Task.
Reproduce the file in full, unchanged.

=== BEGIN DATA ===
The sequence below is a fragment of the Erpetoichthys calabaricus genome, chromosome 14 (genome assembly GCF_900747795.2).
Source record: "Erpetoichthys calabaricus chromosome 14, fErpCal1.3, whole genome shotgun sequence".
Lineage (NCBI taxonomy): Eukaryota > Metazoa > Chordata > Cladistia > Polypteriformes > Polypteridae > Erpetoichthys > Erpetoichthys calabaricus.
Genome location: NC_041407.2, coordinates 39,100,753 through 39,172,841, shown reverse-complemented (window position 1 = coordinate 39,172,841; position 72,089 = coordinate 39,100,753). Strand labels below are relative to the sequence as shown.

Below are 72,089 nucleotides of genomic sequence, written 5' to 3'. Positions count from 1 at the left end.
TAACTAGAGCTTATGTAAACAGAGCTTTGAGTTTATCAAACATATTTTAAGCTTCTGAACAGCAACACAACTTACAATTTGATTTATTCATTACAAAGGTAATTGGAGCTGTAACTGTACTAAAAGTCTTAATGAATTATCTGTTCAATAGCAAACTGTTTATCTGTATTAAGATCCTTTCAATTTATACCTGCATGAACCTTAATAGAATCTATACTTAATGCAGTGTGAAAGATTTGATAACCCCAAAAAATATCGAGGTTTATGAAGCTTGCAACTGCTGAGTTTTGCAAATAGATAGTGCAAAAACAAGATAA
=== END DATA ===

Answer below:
The sequence below is a fragment of the Erpetoichthys calabaricus genome, chromosome 14 (genome assembly GCF_900747795.2).
Source record: "Erpetoichthys calabaricus chromosome 14, fErpCal1.3, whole genome shotgun sequence".
Lineage (NCBI taxonomy): Eukaryota > Metazoa > Chordata > Cladistia > Polypteriformes > Polypteridae > Erpetoichthys > Erpetoichthys calabaricus.
Genome location: NC_041407.2, coordinates 39,100,753 through 39,172,841, shown reverse-complemented (window position 1 = coordinate 39,172,841; position 72,089 = coordinate 39,100,753). Strand labels below are relative to the sequence as shown.

Below are 72,089 nucleotides of genomic sequence, written 5' to 3'. Positions count from 1 at the left end.
TAACTAGAGCTTATGTAAACAGAGCTTTGAGTTTATCAAACATATTTTAAGCTTCTGAACAGCAACACAACTTACAATTTGATTTATTCATTACAAAGGTAATTGGAGCTGTAACTGTACTAAAAGTCTTAATGAATTATCTGTTCAATAGCAAACTGTTTATCTGTATTAAGATCCTTTCAATTTATACCTGCATGAACCTTAATAGAATCTATACTTAATGCAGTGTGAAAGATTTGATAACCCCAAAAAATATCGAGGTTTATGAAGCTTGCAACTGCTGAGTTTTGCAAATAGATAGTGCAAAAACAAGATAA